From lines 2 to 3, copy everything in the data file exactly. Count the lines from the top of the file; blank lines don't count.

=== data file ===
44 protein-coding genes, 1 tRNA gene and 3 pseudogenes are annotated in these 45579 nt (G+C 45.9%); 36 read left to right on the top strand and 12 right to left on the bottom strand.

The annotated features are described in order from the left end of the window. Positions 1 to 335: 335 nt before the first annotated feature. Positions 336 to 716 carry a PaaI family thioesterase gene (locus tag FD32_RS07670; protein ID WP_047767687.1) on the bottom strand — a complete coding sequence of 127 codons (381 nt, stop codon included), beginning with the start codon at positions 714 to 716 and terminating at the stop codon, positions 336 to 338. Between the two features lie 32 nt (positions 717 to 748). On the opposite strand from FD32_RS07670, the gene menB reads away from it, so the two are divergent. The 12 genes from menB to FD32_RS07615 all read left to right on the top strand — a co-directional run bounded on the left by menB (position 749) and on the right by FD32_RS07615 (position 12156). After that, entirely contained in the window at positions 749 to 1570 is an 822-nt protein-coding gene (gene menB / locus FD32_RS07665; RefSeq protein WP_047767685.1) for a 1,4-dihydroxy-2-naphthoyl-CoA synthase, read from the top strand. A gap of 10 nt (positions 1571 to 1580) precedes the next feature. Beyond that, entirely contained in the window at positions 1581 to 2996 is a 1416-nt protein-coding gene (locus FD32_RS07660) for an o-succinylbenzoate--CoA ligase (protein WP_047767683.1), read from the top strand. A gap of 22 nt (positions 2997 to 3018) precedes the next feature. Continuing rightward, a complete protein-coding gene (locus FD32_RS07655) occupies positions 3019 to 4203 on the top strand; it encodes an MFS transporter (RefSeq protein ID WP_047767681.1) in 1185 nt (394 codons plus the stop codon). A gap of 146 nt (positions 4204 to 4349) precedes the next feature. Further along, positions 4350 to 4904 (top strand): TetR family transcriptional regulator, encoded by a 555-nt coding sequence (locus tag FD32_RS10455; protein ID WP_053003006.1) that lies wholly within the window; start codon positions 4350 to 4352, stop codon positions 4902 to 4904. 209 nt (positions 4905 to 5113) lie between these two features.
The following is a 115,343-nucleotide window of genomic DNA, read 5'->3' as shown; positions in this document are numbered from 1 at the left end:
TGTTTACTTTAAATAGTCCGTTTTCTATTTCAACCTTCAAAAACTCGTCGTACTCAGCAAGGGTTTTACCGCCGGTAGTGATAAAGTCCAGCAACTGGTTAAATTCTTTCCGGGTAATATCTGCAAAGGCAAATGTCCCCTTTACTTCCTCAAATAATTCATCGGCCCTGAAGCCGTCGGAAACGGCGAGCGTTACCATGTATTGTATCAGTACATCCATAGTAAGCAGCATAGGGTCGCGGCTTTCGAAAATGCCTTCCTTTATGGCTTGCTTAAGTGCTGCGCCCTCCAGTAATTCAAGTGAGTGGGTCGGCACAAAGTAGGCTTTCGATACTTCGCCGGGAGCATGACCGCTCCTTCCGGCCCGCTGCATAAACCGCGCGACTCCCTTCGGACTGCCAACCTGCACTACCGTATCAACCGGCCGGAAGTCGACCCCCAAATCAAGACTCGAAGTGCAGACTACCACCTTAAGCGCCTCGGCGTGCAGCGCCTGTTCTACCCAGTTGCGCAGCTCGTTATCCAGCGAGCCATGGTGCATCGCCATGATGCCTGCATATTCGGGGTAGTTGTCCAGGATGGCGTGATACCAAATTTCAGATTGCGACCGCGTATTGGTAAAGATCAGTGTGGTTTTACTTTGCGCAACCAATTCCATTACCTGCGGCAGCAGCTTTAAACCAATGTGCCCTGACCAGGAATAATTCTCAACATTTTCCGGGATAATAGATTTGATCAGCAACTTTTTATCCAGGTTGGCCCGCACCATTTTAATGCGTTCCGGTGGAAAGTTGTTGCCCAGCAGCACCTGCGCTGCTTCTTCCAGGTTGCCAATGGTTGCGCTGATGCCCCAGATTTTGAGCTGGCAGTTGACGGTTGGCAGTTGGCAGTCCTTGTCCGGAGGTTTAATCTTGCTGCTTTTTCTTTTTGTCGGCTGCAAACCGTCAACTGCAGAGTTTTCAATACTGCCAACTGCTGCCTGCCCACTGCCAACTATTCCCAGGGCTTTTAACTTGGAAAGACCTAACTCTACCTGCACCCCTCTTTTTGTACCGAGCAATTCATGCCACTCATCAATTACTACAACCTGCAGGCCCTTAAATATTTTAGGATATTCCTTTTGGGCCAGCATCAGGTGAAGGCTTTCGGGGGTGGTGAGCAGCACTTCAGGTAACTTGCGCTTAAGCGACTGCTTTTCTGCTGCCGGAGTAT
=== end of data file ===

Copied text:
The annotated features are described in order from the left end of the window. Positions 1 to 335: 335 nt before the first annotated feature. Positions 336 to 716 carry a PaaI family thioesterase gene (locus tag FD32_RS07670; protein ID WP_047767687.1) on the bottom strand — a complete coding sequence of 127 codons (381 nt, stop codon included), beginning with the start codon at positions 714 to 716 and terminating at the stop codon, positions 336 to 338. Between the two features lie 32 nt (positions 717 to 748). On the opposite strand from FD32_RS07670, the gene menB reads away from it, so the two are divergent. The 12 genes from menB to FD32_RS07615 all read left to right on the top strand — a co-directional run bounded on the left by menB (position 749) and on the right by FD32_RS07615 (position 12156). After that, entirely contained in the window at positions 749 to 1570 is an 822-nt protein-coding gene (gene menB / locus FD32_RS07665; RefSeq protein WP_047767685.1) for a 1,4-dihydroxy-2-naphthoyl-CoA synthase, read from the top strand. A gap of 10 nt (positions 1571 to 1580) precedes the next feature. Beyond that, entirely contained in the window at positions 1581 to 2996 is a 1416-nt protein-coding gene (locus FD32_RS07660) for an o-succinylbenzoate--CoA ligase (protein WP_047767683.1), read from the top strand. A gap of 22 nt (positions 2997 to 3018) precedes the next feature. Continuing rightward, a complete protein-coding gene (locus FD32_RS07655) occupies positions 3019 to 4203 on the top strand; it encodes an MFS transporter (RefSeq protein ID WP_047767681.1) in 1185 nt (394 codons plus the stop codon). A gap of 146 nt (positions 4204 to 4349) precedes the next feature. Further along, positions 4350 to 4904 (top strand): TetR family transcriptional regulator, encoded by a 555-nt coding sequence (locus tag FD32_RS10455; protein ID WP_053003006.1) that lies wholly within the window; start codon positions 4350 to 4352, stop codon positions 4902 to 4904. 209 nt (positions 4905 to 5113) lie between these two features.
The following is a 115,343-nucleotide window of genomic DNA, read 5'->3' as shown; positions in this document are numbered from 1 at the left end: